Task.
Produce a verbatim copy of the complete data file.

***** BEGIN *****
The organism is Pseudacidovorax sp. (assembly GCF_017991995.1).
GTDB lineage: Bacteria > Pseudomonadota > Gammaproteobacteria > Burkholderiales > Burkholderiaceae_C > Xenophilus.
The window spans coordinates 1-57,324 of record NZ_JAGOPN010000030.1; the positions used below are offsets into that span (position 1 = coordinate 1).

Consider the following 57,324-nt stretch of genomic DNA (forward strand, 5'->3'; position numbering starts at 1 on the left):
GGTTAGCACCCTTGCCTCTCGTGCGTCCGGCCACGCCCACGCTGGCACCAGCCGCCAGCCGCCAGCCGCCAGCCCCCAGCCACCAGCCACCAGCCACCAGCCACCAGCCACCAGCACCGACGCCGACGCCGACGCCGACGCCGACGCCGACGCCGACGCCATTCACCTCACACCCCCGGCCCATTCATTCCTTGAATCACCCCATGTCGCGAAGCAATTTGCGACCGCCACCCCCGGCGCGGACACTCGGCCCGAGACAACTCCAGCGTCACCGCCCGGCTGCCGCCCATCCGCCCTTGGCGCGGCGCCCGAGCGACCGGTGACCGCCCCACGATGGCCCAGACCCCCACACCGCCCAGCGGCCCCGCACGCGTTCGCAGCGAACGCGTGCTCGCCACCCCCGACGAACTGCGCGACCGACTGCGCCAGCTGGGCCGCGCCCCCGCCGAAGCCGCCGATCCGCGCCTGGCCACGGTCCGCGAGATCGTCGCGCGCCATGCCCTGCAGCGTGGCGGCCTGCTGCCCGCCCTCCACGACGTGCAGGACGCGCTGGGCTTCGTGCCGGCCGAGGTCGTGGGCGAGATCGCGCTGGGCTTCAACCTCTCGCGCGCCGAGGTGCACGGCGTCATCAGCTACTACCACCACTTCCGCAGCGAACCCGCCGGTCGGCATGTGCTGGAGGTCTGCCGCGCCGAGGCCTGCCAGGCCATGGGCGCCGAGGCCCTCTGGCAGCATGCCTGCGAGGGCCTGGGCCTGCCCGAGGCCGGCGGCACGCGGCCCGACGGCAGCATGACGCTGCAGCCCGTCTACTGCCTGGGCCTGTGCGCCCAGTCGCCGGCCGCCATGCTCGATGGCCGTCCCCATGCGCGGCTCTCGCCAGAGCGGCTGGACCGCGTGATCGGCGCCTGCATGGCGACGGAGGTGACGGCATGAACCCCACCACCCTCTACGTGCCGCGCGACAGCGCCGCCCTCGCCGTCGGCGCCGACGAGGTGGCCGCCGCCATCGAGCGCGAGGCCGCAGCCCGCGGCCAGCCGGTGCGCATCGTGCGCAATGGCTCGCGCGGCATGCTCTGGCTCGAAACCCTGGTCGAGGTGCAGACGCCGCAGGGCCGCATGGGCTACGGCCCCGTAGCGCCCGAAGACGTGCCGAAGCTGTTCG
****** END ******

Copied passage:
The organism is Pseudacidovorax sp. (assembly GCF_017991995.1).
GTDB lineage: Bacteria > Pseudomonadota > Gammaproteobacteria > Burkholderiales > Burkholderiaceae_C > Xenophilus.
The window spans coordinates 1-57,324 of record NZ_JAGOPN010000030.1; the positions used below are offsets into that span (position 1 = coordinate 1).

Consider the following 57,324-nt stretch of genomic DNA (forward strand, 5'->3'; position numbering starts at 1 on the left):
GGTTAGCACCCTTGCCTCTCGTGCGTCCGGCCACGCCCACGCTGGCACCAGCCGCCAGCCGCCAGCCGCCAGCCCCCAGCCACCAGCCACCAGCCACCAGCCACCAGCCACCAGCACCGACGCCGACGCCGACGCCGACGCCGACGCCGACGCCGACGCCATTCACCTCACACCCCCGGCCCATTCATTCCTTGAATCACCCCATGTCGCGAAGCAATTTGCGACCGCCACCCCCGGCGCGGACACTCGGCCCGAGACAACTCCAGCGTCACCGCCCGGCTGCCGCCCATCCGCCCTTGGCGCGGCGCCCGAGCGACCGGTGACCGCCCCACGATGGCCCAGACCCCCACACCGCCCAGCGGCCCCGCACGCGTTCGCAGCGAACGCGTGCTCGCCACCCCCGACGAACTGCGCGACCGACTGCGCCAGCTGGGCCGCGCCCCCGCCGAAGCCGCCGATCCGCGCCTGGCCACGGTCCGCGAGATCGTCGCGCGCCATGCCCTGCAGCGTGGCGGCCTGCTGCCCGCCCTCCACGACGTGCAGGACGCGCTGGGCTTCGTGCCGGCCGAGGTCGTGGGCGAGATCGCGCTGGGCTTCAACCTCTCGCGCGCCGAGGTGCACGGCGTCATCAGCTACTACCACCACTTCCGCAGCGAACCCGCCGGTCGGCATGTGCTGGAGGTCTGCCGCGCCGAGGCCTGCCAGGCCATGGGCGCCGAGGCCCTCTGGCAGCATGCCTGCGAGGGCCTGGGCCTGCCCGAGGCCGGCGGCACGCGGCCCGACGGCAGCATGACGCTGCAGCCCGTCTACTGCCTGGGCCTGTGCGCCCAGTCGCCGGCCGCCATGCTCGATGGCCGTCCCCATGCGCGGCTCTCGCCAGAGCGGCTGGACCGCGTGATCGGCGCCTGCATGGCGACGGAGGTGACGGCATGAACCCCACCACCCTCTACGTGCCGCGCGACAGCGCCGCCCTCGCCGTCGGCGCCGACGAGGTGGCCGCCGCCATCGAGCGCGAGGCCGCAGCCCGCGGCCAGCCGGTGCGCATCGTGCGCAATGGCTCGCGCGGCATGCTCTGGCTCGAAACCCTGGTCGAGGTGCAGACGCCGCAGGGCCGCATGGGCTACGGCCCCGTAGCGCCCGAAGACGTGCCGAAGCTGTTCG